In The Outdoors: Getting Bass To Bite
Set the Table, Serve Them Steel
It was one of those perfect mornings. The wind was calm, the temperature was cool but comfortable and the bass season was open. The table was set for a great day on the water. The
only thing left was to feed these bruisers some steel!
My fishing partner, Duane Osgood and I, have spent quite a number of hours together in a boat. We both relish the shallow water fishing that is associated with early season bass angling and usually put together an impressive catch during our outings.
Although we were not the first ones at the landing on this perfect bass fishing day, we were the first ones down an undeveloped shoreline on this noted bass lake. We were moving slowly to make sure we were hitting the open pockets on the inside weed line and were picking up a fish here and there.
I remember seeing the change in the weed structure while we were still some distance off. From what we could tell, there appeared to be short stretch of water where the weeds were not growing. This pocket held promise.
Osgood was the first to toss a chunk of plastic into the opening. Almost instantly, his PowerBait
worm was inhaled by a giant largemouth. I quickly followed with a wacky rigged worm and also
hit pay dirt.
The next hour was undoubtedly the best hour of bass fishing I have ever experienced. We caught
a fish on nearly every single cast and most fish were 18 inches or larger. There were so many big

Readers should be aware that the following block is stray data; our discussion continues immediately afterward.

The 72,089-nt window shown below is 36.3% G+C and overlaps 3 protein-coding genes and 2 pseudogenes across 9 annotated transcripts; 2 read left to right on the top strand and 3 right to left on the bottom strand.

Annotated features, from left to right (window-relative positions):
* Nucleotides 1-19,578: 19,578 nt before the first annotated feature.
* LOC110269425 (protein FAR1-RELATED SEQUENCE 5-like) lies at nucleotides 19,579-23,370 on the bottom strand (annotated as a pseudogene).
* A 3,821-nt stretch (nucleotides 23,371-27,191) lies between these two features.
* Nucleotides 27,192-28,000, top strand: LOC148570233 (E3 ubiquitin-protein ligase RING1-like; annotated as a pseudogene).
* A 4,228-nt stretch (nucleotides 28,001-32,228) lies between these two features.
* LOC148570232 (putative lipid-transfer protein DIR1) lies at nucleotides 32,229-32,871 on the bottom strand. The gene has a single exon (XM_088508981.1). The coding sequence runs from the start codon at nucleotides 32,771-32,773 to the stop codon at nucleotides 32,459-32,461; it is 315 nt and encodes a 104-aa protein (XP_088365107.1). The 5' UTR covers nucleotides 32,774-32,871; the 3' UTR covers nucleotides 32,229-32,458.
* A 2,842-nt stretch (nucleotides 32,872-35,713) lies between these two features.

bass in this small area there was little room left over for the water.
Eventually, the incredible bite ended and we were forced to continue up the shoreline. Although
we still managed to catch scattered fish, it did not compare to the school we had worked over in
the weed pocket.
As is usually the case, there were a couple of lessons to learn from this outing. The first lesson
has to do with the inside weed line. This is often an ignored transition area that is found on many
lakes. Because the inside weed line is associated with shallow water, many anglers do not pay
enough attention to this location.
A second lesson that came from this outing was the need to fish irregularities and pockets in the
weeds. Many times, the inside weed line is shallow enough that it is possible to actually see the
edge. The subtle points and dips in the weeds will often hold fish.
It is also important to have a variety of rigs primed and ready to go. I always have a wacky
rigged rod and a Texas rigged plastic worm at my disposal. In addition to that, I have great
success with the Northland Lip-Stick jig fished as a jig-worm combo. The bait holding collar on
this jig makes it superior to others on the market.
Twitch baits are also necessary for this early season shallow water bite. Osgood has given me a
number of lessons on how to entice bass with a shallow running crankbait that is twitched on the
Being able to cope with the weeds is often a concept that needs to be considered when rigging
rods. Lure options must be compatible with working through and over the greenery.
Bass love the shallows for the first couple weeks of the season. Focusing your efforts on pockets
and edges in good cover can definitely pay big dividends.